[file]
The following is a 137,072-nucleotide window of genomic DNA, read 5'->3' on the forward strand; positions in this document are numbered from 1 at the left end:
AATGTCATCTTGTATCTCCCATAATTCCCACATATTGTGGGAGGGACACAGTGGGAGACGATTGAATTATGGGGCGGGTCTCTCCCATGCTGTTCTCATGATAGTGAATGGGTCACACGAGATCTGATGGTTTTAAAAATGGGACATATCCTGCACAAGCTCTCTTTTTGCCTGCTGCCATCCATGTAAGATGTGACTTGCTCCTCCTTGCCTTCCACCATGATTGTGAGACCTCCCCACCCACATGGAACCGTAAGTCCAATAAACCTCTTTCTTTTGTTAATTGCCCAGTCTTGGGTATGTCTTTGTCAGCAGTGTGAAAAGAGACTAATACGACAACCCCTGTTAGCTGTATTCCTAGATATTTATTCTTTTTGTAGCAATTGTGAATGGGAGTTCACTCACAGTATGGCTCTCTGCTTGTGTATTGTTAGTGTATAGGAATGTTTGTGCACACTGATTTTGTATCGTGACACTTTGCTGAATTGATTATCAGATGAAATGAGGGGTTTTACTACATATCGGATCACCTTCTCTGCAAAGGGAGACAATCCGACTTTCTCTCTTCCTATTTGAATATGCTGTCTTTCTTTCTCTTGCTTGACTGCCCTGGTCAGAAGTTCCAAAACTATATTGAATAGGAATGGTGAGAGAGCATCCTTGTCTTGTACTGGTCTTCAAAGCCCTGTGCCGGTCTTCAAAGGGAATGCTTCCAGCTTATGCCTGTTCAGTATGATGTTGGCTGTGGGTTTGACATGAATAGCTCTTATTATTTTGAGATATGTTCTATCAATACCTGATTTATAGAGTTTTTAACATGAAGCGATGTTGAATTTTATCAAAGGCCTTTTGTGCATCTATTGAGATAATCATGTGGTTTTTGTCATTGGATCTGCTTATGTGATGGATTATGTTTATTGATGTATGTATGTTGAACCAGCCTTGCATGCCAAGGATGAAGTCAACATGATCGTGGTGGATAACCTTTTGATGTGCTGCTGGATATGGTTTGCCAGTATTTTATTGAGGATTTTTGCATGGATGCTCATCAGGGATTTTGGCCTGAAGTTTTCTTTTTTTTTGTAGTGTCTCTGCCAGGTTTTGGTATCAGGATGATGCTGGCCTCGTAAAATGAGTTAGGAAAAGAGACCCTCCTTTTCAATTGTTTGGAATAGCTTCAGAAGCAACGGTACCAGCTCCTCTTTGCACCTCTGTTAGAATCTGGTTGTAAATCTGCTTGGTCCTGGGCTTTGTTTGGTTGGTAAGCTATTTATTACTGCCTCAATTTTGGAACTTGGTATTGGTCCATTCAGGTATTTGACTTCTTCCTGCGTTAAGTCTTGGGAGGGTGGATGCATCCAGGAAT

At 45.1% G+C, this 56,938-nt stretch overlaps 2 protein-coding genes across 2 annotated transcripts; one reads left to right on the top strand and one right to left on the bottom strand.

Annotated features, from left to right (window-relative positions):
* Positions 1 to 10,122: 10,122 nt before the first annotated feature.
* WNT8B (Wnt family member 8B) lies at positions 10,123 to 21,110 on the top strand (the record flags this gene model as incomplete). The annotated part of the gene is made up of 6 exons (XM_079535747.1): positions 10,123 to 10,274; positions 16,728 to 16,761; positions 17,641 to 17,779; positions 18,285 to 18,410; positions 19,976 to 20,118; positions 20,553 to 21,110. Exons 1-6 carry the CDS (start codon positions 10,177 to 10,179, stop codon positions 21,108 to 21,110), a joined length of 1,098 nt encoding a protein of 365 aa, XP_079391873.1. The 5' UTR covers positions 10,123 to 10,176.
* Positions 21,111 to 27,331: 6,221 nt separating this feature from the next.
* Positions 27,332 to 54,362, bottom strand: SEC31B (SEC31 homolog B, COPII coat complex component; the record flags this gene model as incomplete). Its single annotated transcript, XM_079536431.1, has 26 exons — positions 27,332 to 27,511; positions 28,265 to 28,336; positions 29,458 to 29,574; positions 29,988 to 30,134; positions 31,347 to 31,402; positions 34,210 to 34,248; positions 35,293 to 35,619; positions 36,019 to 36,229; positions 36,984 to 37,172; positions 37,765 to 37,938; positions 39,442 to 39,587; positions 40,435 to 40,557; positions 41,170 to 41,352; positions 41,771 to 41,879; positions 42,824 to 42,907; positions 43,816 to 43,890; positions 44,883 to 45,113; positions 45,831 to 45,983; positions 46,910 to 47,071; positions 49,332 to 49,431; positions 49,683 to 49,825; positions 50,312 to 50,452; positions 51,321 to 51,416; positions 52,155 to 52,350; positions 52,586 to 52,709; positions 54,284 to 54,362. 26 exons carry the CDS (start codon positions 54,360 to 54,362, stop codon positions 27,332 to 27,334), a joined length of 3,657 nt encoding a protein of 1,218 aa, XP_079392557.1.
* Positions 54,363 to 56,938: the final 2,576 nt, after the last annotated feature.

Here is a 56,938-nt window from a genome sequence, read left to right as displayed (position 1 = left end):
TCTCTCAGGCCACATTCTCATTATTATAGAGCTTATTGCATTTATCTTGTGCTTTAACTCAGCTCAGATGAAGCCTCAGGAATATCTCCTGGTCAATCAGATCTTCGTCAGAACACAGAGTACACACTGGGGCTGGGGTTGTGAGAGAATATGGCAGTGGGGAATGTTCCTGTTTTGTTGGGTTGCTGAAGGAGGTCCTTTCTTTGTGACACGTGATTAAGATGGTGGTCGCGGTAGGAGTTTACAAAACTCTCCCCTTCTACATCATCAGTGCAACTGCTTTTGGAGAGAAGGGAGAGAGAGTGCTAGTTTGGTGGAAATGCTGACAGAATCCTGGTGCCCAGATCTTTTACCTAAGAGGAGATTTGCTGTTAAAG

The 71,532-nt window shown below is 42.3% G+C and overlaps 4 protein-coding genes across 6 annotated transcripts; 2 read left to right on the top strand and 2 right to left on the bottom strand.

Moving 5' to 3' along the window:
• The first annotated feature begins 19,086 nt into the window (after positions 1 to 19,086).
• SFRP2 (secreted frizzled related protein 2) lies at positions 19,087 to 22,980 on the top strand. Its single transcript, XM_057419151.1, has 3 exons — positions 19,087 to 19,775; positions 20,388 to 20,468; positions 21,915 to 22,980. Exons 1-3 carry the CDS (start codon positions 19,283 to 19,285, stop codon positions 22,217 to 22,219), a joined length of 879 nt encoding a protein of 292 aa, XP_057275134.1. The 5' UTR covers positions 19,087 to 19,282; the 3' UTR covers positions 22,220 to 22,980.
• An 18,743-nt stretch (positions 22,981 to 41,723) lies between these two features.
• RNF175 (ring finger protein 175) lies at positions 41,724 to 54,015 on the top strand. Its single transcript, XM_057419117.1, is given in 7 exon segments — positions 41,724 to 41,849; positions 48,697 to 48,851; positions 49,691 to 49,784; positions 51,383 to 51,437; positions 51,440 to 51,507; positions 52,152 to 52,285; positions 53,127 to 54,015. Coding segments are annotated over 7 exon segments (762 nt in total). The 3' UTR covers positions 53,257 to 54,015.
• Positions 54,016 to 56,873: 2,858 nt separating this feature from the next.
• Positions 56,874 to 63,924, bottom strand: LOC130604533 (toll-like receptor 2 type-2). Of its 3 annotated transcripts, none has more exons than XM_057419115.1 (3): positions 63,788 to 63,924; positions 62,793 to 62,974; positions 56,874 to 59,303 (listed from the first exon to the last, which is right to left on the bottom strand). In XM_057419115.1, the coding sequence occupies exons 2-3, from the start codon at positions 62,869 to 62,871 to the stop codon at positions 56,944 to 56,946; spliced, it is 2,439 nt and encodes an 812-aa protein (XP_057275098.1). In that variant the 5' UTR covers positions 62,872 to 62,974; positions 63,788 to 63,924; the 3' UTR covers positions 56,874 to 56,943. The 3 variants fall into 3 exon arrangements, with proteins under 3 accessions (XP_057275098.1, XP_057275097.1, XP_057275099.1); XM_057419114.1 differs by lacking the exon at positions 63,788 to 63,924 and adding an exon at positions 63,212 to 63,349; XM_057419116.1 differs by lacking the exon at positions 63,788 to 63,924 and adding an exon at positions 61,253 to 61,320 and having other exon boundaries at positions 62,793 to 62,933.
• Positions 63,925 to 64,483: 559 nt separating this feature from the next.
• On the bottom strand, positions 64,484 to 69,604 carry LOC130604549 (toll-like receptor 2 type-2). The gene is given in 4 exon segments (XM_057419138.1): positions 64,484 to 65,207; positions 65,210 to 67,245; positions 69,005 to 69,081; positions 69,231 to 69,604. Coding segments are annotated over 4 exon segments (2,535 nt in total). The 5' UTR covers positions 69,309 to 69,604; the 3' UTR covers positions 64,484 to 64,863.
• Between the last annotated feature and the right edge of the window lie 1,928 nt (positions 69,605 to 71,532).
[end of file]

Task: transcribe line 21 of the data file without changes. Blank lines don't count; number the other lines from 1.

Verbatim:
• On the bottom strand, positions 64,484 to 69,604 carry LOC130604549 (toll-like receptor 2 type-2). The gene is given in 4 exon segments (XM_057419138.1): positions 64,484 to 65,207; positions 65,210 to 67,245; positions 69,005 to 69,081; positions 69,231 to 69,604. Coding segments are annotated over 4 exon segments (2,535 nt in total). The 5' UTR covers positions 69,309 to 69,604; the 3' UTR covers positions 64,484 to 64,863.